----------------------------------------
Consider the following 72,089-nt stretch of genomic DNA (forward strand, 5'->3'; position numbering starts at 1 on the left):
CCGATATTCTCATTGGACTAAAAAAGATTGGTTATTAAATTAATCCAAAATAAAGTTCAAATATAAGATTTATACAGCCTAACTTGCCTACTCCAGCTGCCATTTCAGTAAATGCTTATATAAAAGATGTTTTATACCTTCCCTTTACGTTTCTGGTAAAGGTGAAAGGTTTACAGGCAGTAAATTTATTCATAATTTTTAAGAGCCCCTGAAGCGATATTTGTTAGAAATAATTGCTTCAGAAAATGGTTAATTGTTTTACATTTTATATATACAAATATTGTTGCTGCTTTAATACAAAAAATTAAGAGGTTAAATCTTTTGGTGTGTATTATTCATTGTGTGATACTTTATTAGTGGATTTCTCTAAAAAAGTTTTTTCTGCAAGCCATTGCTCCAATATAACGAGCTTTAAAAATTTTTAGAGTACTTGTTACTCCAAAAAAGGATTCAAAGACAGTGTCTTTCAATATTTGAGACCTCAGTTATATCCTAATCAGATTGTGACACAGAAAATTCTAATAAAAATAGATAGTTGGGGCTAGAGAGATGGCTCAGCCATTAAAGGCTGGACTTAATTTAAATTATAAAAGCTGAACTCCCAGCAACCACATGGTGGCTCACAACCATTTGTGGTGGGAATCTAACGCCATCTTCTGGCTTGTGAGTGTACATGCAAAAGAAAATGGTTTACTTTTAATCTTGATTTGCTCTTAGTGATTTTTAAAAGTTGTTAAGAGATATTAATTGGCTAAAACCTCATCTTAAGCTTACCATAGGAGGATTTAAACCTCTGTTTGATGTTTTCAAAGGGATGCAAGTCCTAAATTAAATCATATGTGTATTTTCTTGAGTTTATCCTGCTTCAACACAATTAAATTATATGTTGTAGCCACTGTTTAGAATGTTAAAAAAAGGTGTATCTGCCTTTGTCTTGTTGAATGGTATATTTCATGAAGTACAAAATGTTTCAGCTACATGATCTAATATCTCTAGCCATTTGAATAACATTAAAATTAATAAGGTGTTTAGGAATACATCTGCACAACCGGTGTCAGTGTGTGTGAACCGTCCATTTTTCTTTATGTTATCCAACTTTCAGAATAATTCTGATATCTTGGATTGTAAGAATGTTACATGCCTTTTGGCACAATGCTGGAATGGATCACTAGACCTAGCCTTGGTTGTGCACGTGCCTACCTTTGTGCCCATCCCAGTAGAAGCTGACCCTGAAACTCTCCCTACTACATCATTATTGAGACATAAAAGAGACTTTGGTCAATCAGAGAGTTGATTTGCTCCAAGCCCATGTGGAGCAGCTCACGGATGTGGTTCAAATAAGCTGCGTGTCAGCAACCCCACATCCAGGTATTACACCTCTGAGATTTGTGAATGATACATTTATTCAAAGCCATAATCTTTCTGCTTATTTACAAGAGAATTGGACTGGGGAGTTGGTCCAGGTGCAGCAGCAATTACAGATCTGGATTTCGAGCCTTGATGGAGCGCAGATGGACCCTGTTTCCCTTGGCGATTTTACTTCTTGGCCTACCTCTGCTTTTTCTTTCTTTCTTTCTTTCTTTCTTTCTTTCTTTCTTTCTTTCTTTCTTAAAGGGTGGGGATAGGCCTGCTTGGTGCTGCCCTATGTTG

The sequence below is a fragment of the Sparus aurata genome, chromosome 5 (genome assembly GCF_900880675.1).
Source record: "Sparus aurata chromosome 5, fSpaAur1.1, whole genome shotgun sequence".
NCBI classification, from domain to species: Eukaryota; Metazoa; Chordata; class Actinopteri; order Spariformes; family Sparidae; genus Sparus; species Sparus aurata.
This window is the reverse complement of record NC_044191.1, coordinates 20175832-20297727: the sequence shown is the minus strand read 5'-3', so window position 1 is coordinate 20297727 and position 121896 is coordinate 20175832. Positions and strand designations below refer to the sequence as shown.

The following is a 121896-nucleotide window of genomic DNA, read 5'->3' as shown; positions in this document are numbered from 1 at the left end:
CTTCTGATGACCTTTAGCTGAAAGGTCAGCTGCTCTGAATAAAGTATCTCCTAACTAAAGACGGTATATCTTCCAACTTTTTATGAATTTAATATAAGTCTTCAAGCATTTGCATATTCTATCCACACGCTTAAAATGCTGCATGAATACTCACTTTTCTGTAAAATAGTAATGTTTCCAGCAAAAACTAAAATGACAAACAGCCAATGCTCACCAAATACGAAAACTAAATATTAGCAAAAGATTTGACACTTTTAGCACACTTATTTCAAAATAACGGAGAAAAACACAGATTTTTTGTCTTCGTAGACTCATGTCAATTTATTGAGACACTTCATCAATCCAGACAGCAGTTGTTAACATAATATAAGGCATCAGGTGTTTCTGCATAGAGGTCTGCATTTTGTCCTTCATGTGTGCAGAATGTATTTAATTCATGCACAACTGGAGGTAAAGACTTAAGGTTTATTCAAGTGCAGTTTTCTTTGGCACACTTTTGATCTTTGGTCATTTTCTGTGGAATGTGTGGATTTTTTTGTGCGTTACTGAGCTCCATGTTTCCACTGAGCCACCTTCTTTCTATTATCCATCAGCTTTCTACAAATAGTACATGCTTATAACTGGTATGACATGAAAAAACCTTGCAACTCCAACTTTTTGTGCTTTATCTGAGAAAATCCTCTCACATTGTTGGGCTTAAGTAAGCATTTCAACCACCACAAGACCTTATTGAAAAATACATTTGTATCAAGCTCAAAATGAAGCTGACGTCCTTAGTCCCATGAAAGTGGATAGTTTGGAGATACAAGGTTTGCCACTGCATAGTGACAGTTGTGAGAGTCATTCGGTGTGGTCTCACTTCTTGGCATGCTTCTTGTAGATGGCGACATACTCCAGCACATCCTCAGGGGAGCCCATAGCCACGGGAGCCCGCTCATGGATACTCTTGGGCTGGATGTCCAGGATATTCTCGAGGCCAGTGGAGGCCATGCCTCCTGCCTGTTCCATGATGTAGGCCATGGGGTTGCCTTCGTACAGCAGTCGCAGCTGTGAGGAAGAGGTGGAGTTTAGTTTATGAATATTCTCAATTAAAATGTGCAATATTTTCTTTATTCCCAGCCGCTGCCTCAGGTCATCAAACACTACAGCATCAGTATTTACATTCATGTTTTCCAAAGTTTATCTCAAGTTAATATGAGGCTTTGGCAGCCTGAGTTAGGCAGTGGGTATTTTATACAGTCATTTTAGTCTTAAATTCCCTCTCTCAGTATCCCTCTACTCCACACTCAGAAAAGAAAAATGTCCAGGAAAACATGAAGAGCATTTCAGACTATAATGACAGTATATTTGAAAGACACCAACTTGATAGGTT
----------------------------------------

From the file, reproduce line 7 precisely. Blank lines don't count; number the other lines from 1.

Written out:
The following is a 121896-nucleotide window of genomic DNA, read 5'->3' as shown; positions in this document are numbered from 1 at the left end: